Horrible Bloodsucking Parasites
By Galen Latsko, submitted on behalf of SoHum Health’s Outreach Department
Ticks are arachnids, the same sort of critter as spiders. Except that ticks are horrible bloodsucking parasites who don’t build pretty webs, don’t have cute little eyes or fuzzy little feet, and don’t eat annoying or potentially harmful insects. Instead, ticks are parasites who embed themselves in the flesh of other animals and drink their blood in order to survive and grow: just another one of those things that makes you think nature might have a moody streak. While tick bites are physically unnerving and often painful, they are only dangerous to humans due to the blood-borne diseases that they sometimes carry.
According to the Centers for Disease Control, our area is home to three different types of ticks: the western black-legged tick, which is commonly known as the “deer tick”, along with the American dog tick, and the brown dog tick. All of them are terrible at parties, but deer ticks are the most dangerous to humans, as their bites are well known to transmit both Lyme disease and Anaplasmosis.
Anaplasmosis is another common bacterial infection, which shares similar initial symptoms with Lyme disease.
These diseases, which are the result of bacterial infection, are transmitted to humans when they are bitten by a tick who has already feasted on another infected animals. Teenage ticks called nymphs are the main source of these infections due to their relatively small size which makes detecting a bite more difficult, although adult females can transmit the infection as well. The CDC maintains that the risk of a bite causing Lyme disease is dramatically reduced if the tick is removed within the initial 24 hours. Other diseases can be transmitted in a shorter span of time.
There are many schools of thought on the treatment of Lyme, and a detailed accounting as such is beyond the scope of the article. Modern medical practices generally prescribe antibiotics which can also be effective against Anaplasmosis infection. But preventative medicine is always the best defense, and it behooves us to safeguard against the tick itself first and foremost.
Where to find them
Ticks are most abundant after the rain lets up and the sun comes out and everyone wants to go frolicking outdoors. The ticks can smell your happiness, and they will be ready. While they cannot jump, fly, or carry a bus pass, ticks are often able to find themselves a host by latching onto anything that brushes against them: like your shoes, jacket, or pants. Nymph ticks are found in low-lying vegetation, on fallen logs and among leaf litter. Older ticks pick higher vantage point such as tall grass, bushes, or young trees. They’ll grab hold of any animal that brushes by and start crawling towards an exposed area like the neck, head, or ankle, even wriggling inside clothing. If you’re outdoors certain times of the year, you’re almost guaranteed to come home with a few new friends.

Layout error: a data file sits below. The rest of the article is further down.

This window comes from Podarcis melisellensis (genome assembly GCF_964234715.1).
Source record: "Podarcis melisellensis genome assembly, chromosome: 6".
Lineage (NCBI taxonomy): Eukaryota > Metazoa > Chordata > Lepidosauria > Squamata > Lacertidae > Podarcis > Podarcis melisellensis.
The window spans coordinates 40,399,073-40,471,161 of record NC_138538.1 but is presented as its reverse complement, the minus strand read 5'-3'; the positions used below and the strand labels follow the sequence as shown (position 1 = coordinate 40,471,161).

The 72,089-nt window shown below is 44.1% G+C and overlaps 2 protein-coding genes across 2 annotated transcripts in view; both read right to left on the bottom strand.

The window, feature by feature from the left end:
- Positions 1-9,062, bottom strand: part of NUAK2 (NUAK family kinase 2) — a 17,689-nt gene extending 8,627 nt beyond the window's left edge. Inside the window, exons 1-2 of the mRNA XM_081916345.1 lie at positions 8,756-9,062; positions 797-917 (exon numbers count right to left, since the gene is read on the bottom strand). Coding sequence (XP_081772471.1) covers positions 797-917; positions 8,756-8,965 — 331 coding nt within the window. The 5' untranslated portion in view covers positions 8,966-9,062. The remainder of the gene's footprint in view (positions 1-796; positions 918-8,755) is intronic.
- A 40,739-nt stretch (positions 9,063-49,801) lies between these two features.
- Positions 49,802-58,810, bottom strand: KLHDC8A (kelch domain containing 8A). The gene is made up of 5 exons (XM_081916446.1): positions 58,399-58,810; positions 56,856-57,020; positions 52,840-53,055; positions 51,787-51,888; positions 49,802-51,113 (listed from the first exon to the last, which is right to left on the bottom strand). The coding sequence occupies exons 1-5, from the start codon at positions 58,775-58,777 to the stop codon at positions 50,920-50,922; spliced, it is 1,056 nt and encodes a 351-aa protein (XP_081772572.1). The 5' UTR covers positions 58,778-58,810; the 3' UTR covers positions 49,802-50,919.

When venturing out into tick country, layered clothing increases the time it takes our little stowaways to find a spot to dig in.
Wearing long sleeves and tucking your pants into your socks is not only a good means of impeding a tick’s progress, but a bold fashion statement sure to turn heads. Check your clothes inside and out after being exposed to tick habitats, as they will crawl out of the laundry hamper and hunt you down in your own home. Any holdouts can be executed by placing suspect garments in the dryer. Be sure to check yourself head to toe and back again, as ticks seem to have a cruel understanding of human anatomy and are not afraid to dine in the most embarrassing of locales. Pets should be brushed or combed to remove any ticks hitching a ride, as curious dogs and cats are more likely to venture directly into enemy territory.
Ticks may be rather horrid, but once discovered they are basically helpless. They can be seen and sometimes felt moving across the skin prior to biting, and once safely removed they can be disposed of in a manner proportional to one’s medieval inclinations. My father burns them.
If you find one
If you do suffer a tick bite, interrupting the culprit’s last meal can be a delicate process. Cathartic though it may be to bisect a tick, it’s often easy to do on accident while removing them, and blood-borne diseases can be transmitted from the severed head itself, which will need to be dug out. The longer a tick is attached, the deeper it burrows, making the head more difficult to reach and properly remove. Tweezers are recommended, as well as properly cleaning the bite area with soap and hot water.
Tick bites will normally leave a reddish mark as a part of your skin’s natural defense against these vampires. Depending on the size of the tick and the amount of time it was attached, there may also be a bump. This is a normal reaction, and not a sign of Lyme or Anaplasmosis in and of itself.
The Southern Humboldt Community Clinic in Garberville is open Monday through Friday and often has same or next day appointments available with Barbara Hayes FNP-C, Sarah Beach FNP-BC, Linda Candiotti PA-C, and Dr. Gadallah. Call (707) 923-3921 x221 to make an appointment.
SHCHD, Staff writer